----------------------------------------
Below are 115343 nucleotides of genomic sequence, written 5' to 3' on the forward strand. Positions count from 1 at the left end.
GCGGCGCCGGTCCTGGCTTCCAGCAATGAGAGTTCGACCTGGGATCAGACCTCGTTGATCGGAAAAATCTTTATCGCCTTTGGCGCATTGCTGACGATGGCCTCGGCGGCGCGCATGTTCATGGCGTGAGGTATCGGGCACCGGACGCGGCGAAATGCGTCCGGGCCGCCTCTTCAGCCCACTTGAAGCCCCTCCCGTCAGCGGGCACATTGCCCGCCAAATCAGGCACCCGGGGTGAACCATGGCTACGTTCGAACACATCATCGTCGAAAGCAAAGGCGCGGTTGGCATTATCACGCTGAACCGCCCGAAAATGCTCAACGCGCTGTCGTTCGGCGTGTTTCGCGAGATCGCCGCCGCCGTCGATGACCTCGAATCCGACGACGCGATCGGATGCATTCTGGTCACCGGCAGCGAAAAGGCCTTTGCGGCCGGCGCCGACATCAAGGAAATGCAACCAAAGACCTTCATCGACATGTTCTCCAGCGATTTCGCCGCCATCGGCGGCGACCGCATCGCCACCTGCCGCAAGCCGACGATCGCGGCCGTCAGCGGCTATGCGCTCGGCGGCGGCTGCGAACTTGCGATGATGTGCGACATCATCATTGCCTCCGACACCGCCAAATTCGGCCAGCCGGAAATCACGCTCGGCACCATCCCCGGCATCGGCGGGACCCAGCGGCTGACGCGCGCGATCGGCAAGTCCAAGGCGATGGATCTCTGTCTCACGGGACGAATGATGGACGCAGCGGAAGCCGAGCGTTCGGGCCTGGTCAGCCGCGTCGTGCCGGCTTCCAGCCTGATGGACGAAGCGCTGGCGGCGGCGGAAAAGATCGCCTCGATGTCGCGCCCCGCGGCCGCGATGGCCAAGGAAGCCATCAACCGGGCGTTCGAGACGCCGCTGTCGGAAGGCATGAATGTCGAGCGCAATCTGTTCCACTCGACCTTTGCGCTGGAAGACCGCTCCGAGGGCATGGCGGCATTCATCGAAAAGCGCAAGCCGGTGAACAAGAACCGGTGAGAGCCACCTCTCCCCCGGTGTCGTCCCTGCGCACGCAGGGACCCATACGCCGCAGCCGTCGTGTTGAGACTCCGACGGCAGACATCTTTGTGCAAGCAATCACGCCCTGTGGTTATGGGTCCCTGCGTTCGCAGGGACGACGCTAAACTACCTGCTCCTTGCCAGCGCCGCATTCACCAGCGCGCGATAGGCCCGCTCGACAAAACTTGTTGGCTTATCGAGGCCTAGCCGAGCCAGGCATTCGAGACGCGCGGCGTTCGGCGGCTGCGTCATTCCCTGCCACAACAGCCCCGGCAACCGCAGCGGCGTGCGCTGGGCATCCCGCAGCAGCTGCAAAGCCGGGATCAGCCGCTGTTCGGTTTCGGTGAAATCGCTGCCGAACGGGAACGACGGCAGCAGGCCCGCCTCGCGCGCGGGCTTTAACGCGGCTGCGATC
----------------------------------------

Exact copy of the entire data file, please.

Below are 115343 nucleotides of genomic sequence, written 5' to 3' on the forward strand. Positions count from 1 at the left end.
GCGGCGCCGGTCCTGGCTTCCAGCAATGAGAGTTCGACCTGGGATCAGACCTCGTTGATCGGAAAAATCTTTATCGCCTTTGGCGCATTGCTGACGATGGCCTCGGCGGCGCGCATGTTCATGGCGTGAGGTATCGGGCACCGGACGCGGCGAAATGCGTCCGGGCCGCCTCTTCAGCCCACTTGAAGCCCCTCCCGTCAGCGGGCACATTGCCCGCCAAATCAGGCACCCGGGGTGAACCATGGCTACGTTCGAACACATCATCGTCGAAAGCAAAGGCGCGGTTGGCATTATCACGCTGAACCGCCCGAAAATGCTCAACGCGCTGTCGTTCGGCGTGTTTCGCGAGATCGCCGCCGCCGTCGATGACCTCGAATCCGACGACGCGATCGGATGCATTCTGGTCACCGGCAGCGAAAAGGCCTTTGCGGCCGGCGCCGACATCAAGGAAATGCAACCAAAGACCTTCATCGACATGTTCTCCAGCGATTTCGCCGCCATCGGCGGCGACCGCATCGCCACCTGCCGCAAGCCGACGATCGCGGCCGTCAGCGGCTATGCGCTCGGCGGCGGCTGCGAACTTGCGATGATGTGCGACATCATCATTGCCTCCGACACCGCCAAATTCGGCCAGCCGGAAATCACGCTCGGCACCATCCCCGGCATCGGCGGGACCCAGCGGCTGACGCGCGCGATCGGCAAGTCCAAGGCGATGGATCTCTGTCTCACGGGACGAATGATGGACGCAGCGGAAGCCGAGCGTTCGGGCCTGGTCAGCCGCGTCGTGCCGGCTTCCAGCCTGATGGACGAAGCGCTGGCGGCGGCGGAAAAGATCGCCTCGATGTCGCGCCCCGCGGCCGCGATGGCCAAGGAAGCCATCAACCGGGCGTTCGAGACGCCGCTGTCGGAAGGCATGAATGTCGAGCGCAATCTGTTCCACTCGACCTTTGCGCTGGAAGACCGCTCCGAGGGCATGGCGGCATTCATCGAAAAGCGCAAGCCGGTGAACAAGAACCGGTGAGAGCCACCTCTCCCCCGGTGTCGTCCCTGCGCACGCAGGGACCCATACGCCGCAGCCGTCGTGTTGAGACTCCGACGGCAGACATCTTTGTGCAAGCAATCACGCCCTGTGGTTATGGGTCCCTGCGTTCGCAGGGACGACGCTAAACTACCTGCTCCTTGCCAGCGCCGCATTCACCAGCGCGCGATAGGCCCGCTCGACAAAACTTGTTGGCTTATCGAGGCCTAGCCGAGCCAGGCATTCGAGACGCGCGGCGTTCGGCGGCTGCGTCATTCCCTGCCACAACAGCCCCGGCAACCGCAGCGGCGTGCGCTGGGCATCCCGCAGCAGCTGCAAAGCCGGGATCAGCCGCTGTTCGGTTTCGGTGAAATCGCTGCCGAACGGGAACGACGGCAGCAGGCCCGCCTCGCGCGCGGGCTTTAACGCGGCTGCGATC